Academic journal article Parergon

The Medical Diagnosis of Demonic Possession in an Early Modern English Community

Academic journal article Parergon

The Medical Diagnosis of Demonic Possession in an Early Modern English Community

Article excerpt

Anne Gunter's troubles began in the summer of 1604 when she 'fell into a series of strange fits'. Anne's mother took her to a doctor, 'one M[aste]r Cheyneye ... of Wallingford'. He suggested that she was 'not sicke of any naturall cause' and administered a purge, but her 'fitts continued & grew to be worse & worse'. (1) Later that year, Roger Bracegirdle and Bartholomew Warner, qualified physicians from Oxford University, were sent samples of Anne Gunter's urine. Warner, Regius Professor of Medicine at Oxford from 1597, insisted that Anne Gunter 'was not sicke of anye naturall cause or infirmitie'. (2) Bracegirdle, the eighty-year-old fellow of Brasenose College with over thirty years of medical experience, had known the Gunters for several years prior to Anne's illness. He saw her condition improve when the thatch was burned from the cottage of one of the suspected witches, and he was entirely 'p[er]swaded that the said Anne Gunter was bewitched & so he having no skill to redresse it went his waye'. (3) Two years later when Anne Gunter testified in the court of the Star Chamber, she declared that initially she neither claimed nor believed herself to be possessed, but thought that she was suffering from 'the disease called the mother'. (4) She went on to say that when her illness returned later that same year, her father (Brian Gunter) persuaded her to 'counterfeit herself to be bewitched', and to accuse a neighbour, Elizabeth Gregory, of bewitching her, as he had a long-standing dispute with the Gregory family. (5)

Statements from witnesses at the trial in the Star Chamber reveal that Anne Gunter's symptoms included:

   "hysterical passions and paralytical convulsions" ... quivering and
   shaking, extraordinary stiffness, lameness, change of weight and
   height, with variations of strength. She lost feeling, had attacks
   of blindness, deafness, and fearful visions of witches. Her eyes
   goggled, ... she foamed at the mouth.... Sometimes she abstained
   from taking food for ten or twelve days together, and occasionally
   her pulse ceased to beat. She could tell what money people had in
   their purses, and describe actions performed in other rooms. (6)

The voiding of foreign objects was one of the most common symptoms of demonic possession, and Anne Gunter not only vomited copious quantities of pins, but ejected them from her nose when sneezing and passed them in her urine. It was the numerous pins that made a vivid impression with contemporary chroniclers and diarists. In October 1605, Walter Yonge wrote of Anne Gunter, 'that in her fits she cast out of her nose and mouth pins in great abundance'. (7) In his entry for the same year Robert Johnston recorded in his chronicle:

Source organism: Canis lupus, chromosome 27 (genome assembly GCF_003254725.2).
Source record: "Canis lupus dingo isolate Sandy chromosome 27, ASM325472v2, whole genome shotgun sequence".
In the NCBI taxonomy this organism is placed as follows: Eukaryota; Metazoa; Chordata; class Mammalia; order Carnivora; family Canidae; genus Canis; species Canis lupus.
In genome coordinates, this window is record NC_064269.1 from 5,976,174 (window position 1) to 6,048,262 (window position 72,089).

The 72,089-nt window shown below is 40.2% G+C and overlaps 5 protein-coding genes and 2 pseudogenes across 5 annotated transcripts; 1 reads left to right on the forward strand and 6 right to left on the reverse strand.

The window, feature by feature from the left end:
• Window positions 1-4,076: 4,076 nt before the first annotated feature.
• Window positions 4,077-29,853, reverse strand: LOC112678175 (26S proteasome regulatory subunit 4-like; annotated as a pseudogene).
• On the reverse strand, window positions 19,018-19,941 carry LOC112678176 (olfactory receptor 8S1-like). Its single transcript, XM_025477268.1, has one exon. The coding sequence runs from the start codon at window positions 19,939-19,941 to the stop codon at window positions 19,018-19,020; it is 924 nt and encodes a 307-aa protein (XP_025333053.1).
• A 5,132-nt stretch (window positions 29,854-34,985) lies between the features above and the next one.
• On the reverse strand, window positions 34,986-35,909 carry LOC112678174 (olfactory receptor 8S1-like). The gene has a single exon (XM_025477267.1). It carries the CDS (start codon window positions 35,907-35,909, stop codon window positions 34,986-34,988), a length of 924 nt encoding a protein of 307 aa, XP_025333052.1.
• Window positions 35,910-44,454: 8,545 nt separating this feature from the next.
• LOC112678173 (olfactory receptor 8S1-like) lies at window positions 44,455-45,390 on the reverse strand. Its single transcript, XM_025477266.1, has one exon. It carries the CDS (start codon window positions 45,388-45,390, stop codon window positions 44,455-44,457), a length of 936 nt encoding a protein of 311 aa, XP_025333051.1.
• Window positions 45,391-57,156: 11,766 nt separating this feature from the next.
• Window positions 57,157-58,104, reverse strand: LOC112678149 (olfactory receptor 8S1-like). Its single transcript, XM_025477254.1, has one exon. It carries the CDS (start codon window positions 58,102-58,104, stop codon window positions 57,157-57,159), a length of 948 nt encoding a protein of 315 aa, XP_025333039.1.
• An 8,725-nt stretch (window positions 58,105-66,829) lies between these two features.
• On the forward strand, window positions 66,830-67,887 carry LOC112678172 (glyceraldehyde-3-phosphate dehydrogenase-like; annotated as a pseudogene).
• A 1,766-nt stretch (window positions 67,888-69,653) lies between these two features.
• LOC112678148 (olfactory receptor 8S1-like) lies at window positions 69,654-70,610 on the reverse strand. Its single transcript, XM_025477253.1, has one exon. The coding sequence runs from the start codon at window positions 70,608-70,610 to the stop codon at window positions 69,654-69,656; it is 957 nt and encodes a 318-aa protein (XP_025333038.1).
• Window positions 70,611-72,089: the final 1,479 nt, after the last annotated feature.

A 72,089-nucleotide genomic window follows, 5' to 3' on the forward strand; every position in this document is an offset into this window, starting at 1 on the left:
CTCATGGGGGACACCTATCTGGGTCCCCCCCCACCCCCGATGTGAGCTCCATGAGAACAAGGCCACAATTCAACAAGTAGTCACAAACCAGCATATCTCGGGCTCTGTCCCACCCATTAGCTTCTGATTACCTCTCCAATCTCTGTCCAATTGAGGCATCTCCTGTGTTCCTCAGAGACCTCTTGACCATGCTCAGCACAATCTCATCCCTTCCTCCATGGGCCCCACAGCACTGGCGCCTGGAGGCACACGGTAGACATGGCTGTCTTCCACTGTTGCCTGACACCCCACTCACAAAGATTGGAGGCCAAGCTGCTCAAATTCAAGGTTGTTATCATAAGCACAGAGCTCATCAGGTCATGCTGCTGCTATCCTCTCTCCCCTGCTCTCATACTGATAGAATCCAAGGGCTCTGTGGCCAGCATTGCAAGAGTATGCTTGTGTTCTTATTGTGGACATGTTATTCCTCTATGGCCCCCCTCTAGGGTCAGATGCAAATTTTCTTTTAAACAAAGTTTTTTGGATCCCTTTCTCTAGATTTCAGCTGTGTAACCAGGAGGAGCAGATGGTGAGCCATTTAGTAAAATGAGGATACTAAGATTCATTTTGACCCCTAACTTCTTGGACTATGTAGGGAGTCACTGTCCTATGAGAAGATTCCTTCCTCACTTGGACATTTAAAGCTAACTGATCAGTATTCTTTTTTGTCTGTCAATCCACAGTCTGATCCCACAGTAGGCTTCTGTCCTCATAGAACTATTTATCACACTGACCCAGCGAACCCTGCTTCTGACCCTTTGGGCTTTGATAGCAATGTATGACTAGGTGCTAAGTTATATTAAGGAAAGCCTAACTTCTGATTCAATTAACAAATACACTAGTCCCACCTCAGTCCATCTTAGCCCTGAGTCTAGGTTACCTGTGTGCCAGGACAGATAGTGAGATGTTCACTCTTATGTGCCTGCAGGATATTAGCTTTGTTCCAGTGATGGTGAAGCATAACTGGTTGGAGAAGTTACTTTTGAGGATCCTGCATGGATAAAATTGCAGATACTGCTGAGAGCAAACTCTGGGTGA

To the great wonder of bystanders she lacked all sense of pain when
   she was stuck with pins.... Not only was this wonderful in the eyes
   of those who were present, but she also cast out of her mouth and
   throat needles and pins in an extraordinary fashion. (8)

Several eye-witnesses, including Drs John Hall and Robert Vilvaine from Oxford University, were equally impressed by Anne Gunter's clairvoyant abilities and believed that she was able to prophesy events, reveal the contents of private conversations, and that her clothing appeared to move of its own accord.

In the families of the English gentry where the majority of the documented cases of demonic possession occurred, doctors played a significant role in interpreting strange and unusual illnesses. It was considered important to first rule out the possibility of natural causation when a supernatural affliction was suspected, and physicians were regarded as crucial in making the distinction. (9) Numerous published accounts of demonic possession frequently made a point of mentioning that physicians were consulted in the early stages of a perceived demonic illness. While contemporary writers on witchcraft in England, such as Henry Holland, advocated consulting 'learned physicians' in order to find 'the cure of any man, poisoned by Sathan', people more often turned to physicians for interpretation rather than cure. …

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